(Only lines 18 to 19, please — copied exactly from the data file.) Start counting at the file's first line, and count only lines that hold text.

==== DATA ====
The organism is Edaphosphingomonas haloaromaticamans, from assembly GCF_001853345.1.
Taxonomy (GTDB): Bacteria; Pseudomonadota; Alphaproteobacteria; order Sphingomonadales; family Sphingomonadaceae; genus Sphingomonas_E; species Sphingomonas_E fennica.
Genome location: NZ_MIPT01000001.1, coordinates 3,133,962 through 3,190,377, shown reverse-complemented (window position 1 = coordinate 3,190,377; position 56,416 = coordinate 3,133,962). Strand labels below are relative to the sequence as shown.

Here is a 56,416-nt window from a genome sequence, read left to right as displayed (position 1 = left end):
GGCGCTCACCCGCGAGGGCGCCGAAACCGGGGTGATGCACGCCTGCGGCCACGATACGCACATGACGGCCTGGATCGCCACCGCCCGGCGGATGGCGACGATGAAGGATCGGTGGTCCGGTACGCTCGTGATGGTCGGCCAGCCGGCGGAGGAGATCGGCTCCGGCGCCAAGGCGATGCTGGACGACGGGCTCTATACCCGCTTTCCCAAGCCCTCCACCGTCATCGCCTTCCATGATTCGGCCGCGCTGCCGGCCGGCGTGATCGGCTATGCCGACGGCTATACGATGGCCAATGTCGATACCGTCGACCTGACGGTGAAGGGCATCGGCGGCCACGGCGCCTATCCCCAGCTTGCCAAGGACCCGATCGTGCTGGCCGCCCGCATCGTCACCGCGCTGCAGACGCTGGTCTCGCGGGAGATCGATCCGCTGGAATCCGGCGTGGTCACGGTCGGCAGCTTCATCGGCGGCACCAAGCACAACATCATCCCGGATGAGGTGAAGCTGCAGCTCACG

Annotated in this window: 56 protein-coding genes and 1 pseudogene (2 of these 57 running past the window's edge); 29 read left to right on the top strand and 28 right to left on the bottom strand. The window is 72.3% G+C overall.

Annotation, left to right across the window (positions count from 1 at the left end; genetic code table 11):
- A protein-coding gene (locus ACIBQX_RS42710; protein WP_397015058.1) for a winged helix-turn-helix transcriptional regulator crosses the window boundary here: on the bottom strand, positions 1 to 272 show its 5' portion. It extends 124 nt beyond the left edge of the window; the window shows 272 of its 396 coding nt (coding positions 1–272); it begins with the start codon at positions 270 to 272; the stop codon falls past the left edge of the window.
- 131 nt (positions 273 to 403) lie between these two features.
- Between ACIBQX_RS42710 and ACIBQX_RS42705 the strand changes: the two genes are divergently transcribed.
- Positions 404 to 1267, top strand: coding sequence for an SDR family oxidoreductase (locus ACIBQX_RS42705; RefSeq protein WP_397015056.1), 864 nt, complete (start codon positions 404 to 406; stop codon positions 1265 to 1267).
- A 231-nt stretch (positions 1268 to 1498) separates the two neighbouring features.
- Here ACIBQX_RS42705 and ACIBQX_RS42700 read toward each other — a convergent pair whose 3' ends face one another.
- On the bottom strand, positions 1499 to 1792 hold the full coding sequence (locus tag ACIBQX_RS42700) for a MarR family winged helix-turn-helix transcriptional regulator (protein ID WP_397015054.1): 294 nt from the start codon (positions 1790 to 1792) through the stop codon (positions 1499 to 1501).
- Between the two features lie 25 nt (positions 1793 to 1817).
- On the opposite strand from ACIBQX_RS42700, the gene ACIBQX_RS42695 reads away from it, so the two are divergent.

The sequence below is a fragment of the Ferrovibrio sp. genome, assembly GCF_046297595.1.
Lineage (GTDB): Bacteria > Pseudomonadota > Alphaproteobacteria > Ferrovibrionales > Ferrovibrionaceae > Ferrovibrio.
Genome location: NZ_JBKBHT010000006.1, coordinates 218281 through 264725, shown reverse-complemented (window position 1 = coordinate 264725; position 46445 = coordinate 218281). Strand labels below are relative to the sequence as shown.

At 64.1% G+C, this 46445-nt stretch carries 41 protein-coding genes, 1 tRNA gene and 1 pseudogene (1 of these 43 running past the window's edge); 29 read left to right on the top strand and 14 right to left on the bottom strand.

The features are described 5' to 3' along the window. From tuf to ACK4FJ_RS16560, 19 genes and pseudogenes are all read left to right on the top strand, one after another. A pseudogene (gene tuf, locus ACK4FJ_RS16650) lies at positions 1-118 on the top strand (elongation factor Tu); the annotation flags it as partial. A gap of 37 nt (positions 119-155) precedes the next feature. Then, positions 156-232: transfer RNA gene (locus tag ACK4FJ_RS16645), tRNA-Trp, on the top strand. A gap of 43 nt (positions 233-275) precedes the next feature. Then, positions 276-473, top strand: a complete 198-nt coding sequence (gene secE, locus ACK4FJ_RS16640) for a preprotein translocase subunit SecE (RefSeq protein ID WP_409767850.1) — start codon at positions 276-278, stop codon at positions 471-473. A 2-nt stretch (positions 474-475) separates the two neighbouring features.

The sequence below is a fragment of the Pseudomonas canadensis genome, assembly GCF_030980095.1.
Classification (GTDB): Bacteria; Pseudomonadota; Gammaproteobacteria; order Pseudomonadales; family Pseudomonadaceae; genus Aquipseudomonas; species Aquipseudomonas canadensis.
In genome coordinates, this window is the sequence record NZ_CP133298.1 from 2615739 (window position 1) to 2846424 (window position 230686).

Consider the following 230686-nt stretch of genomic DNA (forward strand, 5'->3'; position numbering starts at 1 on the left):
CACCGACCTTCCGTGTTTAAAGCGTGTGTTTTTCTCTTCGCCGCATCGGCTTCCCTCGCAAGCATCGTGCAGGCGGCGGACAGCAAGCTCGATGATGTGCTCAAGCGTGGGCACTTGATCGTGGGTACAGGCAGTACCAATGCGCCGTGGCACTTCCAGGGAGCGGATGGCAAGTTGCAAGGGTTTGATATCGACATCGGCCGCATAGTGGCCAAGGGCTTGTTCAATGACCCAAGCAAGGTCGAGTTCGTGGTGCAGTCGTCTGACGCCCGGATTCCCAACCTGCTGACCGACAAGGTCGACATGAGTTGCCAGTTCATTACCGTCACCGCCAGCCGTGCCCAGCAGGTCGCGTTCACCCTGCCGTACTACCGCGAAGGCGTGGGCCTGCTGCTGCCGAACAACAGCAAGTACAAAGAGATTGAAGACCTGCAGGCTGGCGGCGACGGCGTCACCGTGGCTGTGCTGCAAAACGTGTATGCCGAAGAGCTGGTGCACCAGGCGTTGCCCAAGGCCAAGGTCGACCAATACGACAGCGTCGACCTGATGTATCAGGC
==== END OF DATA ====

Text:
Lineage (GTDB): Bacteria > Pseudomonadota > Alphaproteobacteria > Ferrovibrionales > Ferrovibrionaceae > Ferrovibrio.
Genome location: NZ_JBKBHT010000006.1, coordinates 218281 through 264725, shown reverse-complemented (window position 1 = coordinate 264725; position 46445 = coordinate 218281). Strand labels below are relative to the sequence as shown.